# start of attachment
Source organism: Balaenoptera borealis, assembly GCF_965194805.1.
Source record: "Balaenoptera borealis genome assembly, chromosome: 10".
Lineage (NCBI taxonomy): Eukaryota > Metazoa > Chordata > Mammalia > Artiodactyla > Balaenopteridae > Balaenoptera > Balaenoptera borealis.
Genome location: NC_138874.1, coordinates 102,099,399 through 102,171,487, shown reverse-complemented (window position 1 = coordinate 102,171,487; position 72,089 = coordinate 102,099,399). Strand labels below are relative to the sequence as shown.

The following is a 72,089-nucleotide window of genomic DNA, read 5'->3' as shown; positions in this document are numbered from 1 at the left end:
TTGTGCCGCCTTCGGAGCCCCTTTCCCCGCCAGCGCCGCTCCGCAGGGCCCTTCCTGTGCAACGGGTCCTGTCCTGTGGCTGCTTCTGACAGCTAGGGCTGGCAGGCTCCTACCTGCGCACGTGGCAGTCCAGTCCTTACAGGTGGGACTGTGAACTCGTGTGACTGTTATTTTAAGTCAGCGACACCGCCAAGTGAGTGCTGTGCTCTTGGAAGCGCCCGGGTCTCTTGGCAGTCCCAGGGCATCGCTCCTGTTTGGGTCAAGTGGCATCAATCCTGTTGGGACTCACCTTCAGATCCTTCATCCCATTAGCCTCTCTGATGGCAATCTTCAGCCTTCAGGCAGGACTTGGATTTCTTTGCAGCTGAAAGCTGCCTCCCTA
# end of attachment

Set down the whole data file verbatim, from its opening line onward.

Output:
Source organism: Balaenoptera borealis, assembly GCF_965194805.1.
Source record: "Balaenoptera borealis genome assembly, chromosome: 10".
Lineage (NCBI taxonomy): Eukaryota > Metazoa > Chordata > Mammalia > Artiodactyla > Balaenopteridae > Balaenoptera > Balaenoptera borealis.
Genome location: NC_138874.1, coordinates 102,099,399 through 102,171,487, shown reverse-complemented (window position 1 = coordinate 102,171,487; position 72,089 = coordinate 102,099,399). Strand labels below are relative to the sequence as shown.

The following is a 72,089-nucleotide window of genomic DNA, read 5'->3' as shown; positions in this document are numbered from 1 at the left end:
TTGTGCCGCCTTCGGAGCCCCTTTCCCCGCCAGCGCCGCTCCGCAGGGCCCTTCCTGTGCAACGGGTCCTGTCCTGTGGCTGCTTCTGACAGCTAGGGCTGGCAGGCTCCTACCTGCGCACGTGGCAGTCCAGTCCTTACAGGTGGGACTGTGAACTCGTGTGACTGTTATTTTAAGTCAGCGACACCGCCAAGTGAGTGCTGTGCTCTTGGAAGCGCCCGGGTCTCTTGGCAGTCCCAGGGCATCGCTCCTGTTTGGGTCAAGTGGCATCAATCCTGTTGGGACTCACCTTCAGATCCTTCATCCCATTAGCCTCTCTGATGGCAATCTTCAGCCTTCAGGCAGGACTTGGATTTCTTTGCAGCTGAAAGCTGCCTCCCTA